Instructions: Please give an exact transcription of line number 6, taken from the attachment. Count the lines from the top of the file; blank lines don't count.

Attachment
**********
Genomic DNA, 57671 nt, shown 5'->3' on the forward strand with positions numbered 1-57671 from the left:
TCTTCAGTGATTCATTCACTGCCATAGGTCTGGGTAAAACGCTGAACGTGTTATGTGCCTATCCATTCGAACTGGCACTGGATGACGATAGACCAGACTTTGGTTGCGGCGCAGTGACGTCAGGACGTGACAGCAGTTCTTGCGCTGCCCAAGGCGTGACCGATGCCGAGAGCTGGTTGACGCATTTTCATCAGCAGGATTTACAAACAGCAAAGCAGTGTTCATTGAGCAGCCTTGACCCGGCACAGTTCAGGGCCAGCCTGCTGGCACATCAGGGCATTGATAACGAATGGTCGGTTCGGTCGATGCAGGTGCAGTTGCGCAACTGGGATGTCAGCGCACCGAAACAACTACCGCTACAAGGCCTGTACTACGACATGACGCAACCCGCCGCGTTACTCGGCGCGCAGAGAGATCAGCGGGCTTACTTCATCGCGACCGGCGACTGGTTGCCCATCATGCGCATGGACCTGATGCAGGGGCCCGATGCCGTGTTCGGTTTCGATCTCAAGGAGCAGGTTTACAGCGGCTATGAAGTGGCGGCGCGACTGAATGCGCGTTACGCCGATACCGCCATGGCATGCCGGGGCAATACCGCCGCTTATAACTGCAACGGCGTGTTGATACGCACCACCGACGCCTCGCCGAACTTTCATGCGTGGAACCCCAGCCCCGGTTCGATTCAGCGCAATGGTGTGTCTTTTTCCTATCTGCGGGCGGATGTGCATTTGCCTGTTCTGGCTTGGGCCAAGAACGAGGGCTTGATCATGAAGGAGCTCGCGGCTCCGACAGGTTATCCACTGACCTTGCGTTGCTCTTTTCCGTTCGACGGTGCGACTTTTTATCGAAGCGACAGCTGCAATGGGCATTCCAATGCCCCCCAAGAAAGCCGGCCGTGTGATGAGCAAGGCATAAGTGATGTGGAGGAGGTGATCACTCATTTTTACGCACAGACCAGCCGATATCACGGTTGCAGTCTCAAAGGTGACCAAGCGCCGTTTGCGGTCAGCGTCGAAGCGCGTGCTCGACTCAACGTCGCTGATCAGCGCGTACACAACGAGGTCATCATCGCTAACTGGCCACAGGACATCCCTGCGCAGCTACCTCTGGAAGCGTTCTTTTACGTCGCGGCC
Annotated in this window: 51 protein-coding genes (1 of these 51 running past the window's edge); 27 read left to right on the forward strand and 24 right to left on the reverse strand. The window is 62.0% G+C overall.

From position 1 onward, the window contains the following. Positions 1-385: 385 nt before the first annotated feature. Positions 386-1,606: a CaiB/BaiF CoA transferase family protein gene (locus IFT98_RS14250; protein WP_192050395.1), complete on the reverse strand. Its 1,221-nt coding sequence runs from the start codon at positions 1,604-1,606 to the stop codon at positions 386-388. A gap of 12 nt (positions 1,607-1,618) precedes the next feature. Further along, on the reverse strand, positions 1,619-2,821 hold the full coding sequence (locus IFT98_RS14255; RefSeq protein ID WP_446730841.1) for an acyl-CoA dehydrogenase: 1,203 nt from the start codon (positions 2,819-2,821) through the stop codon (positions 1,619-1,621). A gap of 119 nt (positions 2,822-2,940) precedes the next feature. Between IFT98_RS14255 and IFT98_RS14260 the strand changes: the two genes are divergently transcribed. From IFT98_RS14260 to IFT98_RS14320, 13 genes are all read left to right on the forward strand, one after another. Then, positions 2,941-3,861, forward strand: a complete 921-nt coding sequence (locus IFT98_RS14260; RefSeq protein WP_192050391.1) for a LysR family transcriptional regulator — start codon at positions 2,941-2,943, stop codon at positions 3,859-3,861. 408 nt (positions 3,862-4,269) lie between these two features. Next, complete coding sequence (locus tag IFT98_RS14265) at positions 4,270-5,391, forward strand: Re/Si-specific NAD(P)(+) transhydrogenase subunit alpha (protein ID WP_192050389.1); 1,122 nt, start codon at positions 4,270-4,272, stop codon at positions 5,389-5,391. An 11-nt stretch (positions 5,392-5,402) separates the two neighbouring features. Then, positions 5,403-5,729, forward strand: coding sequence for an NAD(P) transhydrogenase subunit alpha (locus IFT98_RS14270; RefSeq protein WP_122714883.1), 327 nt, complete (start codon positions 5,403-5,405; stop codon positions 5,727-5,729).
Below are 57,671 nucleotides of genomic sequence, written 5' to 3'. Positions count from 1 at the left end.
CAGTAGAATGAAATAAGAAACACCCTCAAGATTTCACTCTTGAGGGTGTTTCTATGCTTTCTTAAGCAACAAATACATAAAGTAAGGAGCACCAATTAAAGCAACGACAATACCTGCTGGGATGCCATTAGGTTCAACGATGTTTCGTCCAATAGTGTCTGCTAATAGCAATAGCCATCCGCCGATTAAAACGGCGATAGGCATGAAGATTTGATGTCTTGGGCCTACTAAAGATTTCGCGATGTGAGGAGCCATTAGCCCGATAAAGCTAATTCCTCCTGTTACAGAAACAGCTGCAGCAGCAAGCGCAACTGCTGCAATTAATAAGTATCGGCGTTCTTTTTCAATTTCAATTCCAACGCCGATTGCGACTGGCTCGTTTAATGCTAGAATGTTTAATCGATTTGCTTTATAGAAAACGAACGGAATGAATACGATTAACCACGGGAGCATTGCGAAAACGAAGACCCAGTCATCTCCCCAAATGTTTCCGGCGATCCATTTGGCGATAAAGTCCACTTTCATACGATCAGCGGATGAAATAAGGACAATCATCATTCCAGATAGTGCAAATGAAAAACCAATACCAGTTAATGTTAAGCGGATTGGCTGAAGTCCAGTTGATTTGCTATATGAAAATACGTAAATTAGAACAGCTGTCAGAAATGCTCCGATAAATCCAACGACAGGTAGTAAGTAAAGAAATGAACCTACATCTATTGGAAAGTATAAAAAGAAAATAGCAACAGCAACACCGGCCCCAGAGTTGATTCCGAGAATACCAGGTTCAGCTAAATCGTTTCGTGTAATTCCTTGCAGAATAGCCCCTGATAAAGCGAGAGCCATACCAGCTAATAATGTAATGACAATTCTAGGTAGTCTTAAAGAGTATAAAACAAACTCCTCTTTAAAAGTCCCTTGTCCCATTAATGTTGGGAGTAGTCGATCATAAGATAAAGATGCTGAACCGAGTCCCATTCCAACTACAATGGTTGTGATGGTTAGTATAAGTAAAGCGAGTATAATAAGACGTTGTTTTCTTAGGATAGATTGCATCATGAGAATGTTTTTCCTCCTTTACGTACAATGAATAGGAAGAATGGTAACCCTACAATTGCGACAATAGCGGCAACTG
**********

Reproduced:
CAGTAGAATGAAATAAGAAACACCCTCAAGATTTCACTCTTGAGGGTGTTTCTATGCTTTCTTAAGCAACAAATACATAAAGTAAGGAGCACCAATTAAAGCAACGACAATACCTGCTGGGATGCCATTAGGTTCAACGATGTTTCGTCCAATAGTGTCTGCTAATAGCAATAGCCATCCGCCGATTAAAACGGCGATAGGCATGAAGATTTGATGTCTTGGGCCTACTAAAGATTTCGCGATGTGAGGAGCCATTAGCCCGATAAAGCTAATTCCTCCTGTTACAGAAACAGCTGCAGCAGCAAGCGCAACTGCTGCAATTAATAAGTATCGGCGTTCTTTTTCAATTTCAATTCCAACGCCGATTGCGACTGGCTCGTTTAATGCTAGAATGTTTAATCGATTTGCTTTATAGAAAACGAACGGAATGAATACGATTAACCACGGGAGCATTGCGAAAACGAAGACCCAGTCATCTCCCCAAATGTTTCCGGCGATCCATTTGGCGATAAAGTCCACTTTCATACGATCAGCGGATGAAATAAGGACAATCATCATTCCAGATAGTGCAAATGAAAAACCAATACCAGTTAATGTTAAGCGGATTGGCTGAAGTCCAGTTGATTTGCTATATGAAAATACGTAAATTAGAACAGCTGTCAGAAATGCTCCGATAAATCCAACGACAGGTAGTAAGTAAAGAAATGAACCTACATCTATTGGAAAGTATAAAAAGAAAATAGCAACAGCAACACCGGCCCCAGAGTTGATTCCGAGAATACCAGGTTCAGCTAAATCGTTTCGTGTAATTCCTTGCAGAATAGCCCCTGATAAAGCGAGAGCCATACCAGCTAATAATGTAATGACAATTCTAGGTAGTCTTAAAGAGTATAAAACAAACTCCTCTTTAAAAGTCCCTTGTCCCATTAATGTTGGGAGTAGTCGATCATAAGATAAAGATGCTGAACCGAGTCCCATTCCAACTACAATGGTTGTGATGGTTAGTATAAGTAAAGCGAGTATAATAAGACGTTGTTTTCTTAGGATAGATTGCATCATGAGAATGTTTTTCCTCCTTTACGTACAATGAATAGGAAGAATGGTAACCCTACAATTGCGACAATAGCGGCAACTG